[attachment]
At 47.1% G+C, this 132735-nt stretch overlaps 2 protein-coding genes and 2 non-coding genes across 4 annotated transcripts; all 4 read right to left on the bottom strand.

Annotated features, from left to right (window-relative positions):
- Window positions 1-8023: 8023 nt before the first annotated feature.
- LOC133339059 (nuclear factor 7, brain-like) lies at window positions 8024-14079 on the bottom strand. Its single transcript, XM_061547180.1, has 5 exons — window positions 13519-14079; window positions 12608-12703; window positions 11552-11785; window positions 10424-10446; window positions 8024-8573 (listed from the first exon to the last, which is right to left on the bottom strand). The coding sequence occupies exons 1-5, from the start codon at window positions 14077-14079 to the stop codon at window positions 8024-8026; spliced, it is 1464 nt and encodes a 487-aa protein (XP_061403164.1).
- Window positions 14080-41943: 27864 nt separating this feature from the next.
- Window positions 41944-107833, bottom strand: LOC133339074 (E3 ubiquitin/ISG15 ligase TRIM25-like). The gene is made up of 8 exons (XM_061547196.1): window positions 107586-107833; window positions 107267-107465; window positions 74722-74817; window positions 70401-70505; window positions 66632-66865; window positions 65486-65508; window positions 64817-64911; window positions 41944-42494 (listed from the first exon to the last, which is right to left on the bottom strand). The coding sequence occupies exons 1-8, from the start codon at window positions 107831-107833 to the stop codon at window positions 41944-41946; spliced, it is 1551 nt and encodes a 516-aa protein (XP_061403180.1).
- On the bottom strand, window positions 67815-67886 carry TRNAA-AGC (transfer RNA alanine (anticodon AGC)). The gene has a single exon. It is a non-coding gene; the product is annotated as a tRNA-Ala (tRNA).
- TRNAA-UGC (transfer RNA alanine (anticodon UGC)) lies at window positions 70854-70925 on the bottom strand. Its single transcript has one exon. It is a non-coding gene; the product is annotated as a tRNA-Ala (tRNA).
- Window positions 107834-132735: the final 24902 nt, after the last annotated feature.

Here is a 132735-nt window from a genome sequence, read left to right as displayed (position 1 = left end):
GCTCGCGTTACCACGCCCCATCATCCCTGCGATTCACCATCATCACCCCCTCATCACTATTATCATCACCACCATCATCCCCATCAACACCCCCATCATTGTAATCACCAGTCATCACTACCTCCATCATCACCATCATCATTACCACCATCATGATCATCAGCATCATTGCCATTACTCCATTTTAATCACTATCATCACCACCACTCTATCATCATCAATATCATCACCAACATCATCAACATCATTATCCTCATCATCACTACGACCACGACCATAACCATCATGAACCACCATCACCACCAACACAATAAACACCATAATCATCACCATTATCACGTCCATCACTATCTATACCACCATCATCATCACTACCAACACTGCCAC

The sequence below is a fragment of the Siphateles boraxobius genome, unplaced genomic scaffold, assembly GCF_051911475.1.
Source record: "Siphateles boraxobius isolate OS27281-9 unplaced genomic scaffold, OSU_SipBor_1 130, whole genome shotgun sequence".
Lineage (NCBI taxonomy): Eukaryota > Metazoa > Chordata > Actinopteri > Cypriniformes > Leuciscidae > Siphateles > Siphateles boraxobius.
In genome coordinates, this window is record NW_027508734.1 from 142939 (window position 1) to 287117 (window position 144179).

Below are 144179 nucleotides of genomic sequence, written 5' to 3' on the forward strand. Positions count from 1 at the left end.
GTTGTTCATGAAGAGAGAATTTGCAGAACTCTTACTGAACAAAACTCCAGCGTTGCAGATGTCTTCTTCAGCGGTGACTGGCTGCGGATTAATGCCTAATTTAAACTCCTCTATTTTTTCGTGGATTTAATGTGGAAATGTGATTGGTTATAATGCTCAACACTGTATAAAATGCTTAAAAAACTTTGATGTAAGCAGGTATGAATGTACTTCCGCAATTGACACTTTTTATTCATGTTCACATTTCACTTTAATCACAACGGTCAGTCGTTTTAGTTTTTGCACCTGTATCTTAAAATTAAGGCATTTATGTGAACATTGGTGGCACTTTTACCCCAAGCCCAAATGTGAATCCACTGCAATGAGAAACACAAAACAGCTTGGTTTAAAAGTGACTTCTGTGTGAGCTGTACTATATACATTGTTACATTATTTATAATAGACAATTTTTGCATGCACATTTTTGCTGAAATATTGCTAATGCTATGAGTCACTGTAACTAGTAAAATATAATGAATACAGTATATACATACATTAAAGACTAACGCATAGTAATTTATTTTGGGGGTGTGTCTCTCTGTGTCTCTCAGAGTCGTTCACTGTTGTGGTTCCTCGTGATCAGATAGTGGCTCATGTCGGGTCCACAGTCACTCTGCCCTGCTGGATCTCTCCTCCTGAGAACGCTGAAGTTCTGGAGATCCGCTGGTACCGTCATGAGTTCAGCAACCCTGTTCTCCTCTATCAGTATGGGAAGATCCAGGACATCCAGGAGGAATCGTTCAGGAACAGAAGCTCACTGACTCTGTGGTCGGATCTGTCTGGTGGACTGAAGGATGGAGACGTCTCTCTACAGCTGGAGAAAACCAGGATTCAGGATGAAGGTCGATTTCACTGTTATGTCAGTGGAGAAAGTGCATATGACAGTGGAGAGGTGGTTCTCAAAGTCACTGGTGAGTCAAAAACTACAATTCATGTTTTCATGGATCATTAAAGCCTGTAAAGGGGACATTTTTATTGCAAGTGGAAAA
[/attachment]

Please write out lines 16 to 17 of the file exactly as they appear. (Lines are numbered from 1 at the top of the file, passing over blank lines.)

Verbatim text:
Below are 144179 nucleotides of genomic sequence, written 5' to 3' on the forward strand. Positions count from 1 at the left end.
GTTGTTCATGAAGAGAGAATTTGCAGAACTCTTACTGAACAAAACTCCAGCGTTGCAGATGTCTTCTTCAGCGGTGACTGGCTGCGGATTAATGCCTAATTTAAACTCCTCTATTTTTTCGTGGATTTAATGTGGAAATGTGATTGGTTATAATGCTCAACACTGTATAAAATGCTTAAAAAACTTTGATGTAAGCAGGTATGAATGTACTTCCGCAATTGACACTTTTTATTCATGTTCACATTTCACTTTAATCACAACGGTCAGTCGTTTTAGTTTTTGCACCTGTATCTTAAAATTAAGGCATTTATGTGAACATTGGTGGCACTTTTACCCCAAGCCCAAATGTGAATCCACTGCAATGAGAAACACAAAACAGCTTGGTTTAAAAGTGACTTCTGTGTGAGCTGTACTATATACATTGTTACATTATTTATAATAGACAATTTTTGCATGCACATTTTTGCTGAAATATTGCTAATGCTATGAGTCACTGTAACTAGTAAAATATAATGAATACAGTATATACATACATTAAAGACTAACGCATAGTAATTTATTTTGGGGGTGTGTCTCTCTGTGTCTCTCAGAGTCGTTCACTGTTGTGGTTCCTCGTGATCAGATAGTGGCTCATGTCGGGTCCACAGTCACTCTGCCCTGCTGGATCTCTCCTCCTGAGAACGCTGAAGTTCTGGAGATCCGCTGGTACCGTCATGAGTTCAGCAACCCTGTTCTCCTCTATCAGTATGGGAAGATCCAGGACATCCAGGAGGAATCGTTCAGGAACAGAAGCTCACTGACTCTGTGGTCGGATCTGTCTGGTGGACTGAAGGATGGAGACGTCTCTCTACAGCTGGAGAAAACCAGGATTCAGGATGAAGGTCGATTTCACTGTTATGTCAGTGGAGAAAGTGCATATGACAGTGGAGAGGTGGTTCTCAAAGTCACTGGTGAGTCAAAAACTACAATTCATGTTTTCATGGATCATTAAAGCCTGTAAAGGGGACATTTTTATTGCAAGTGGAAAA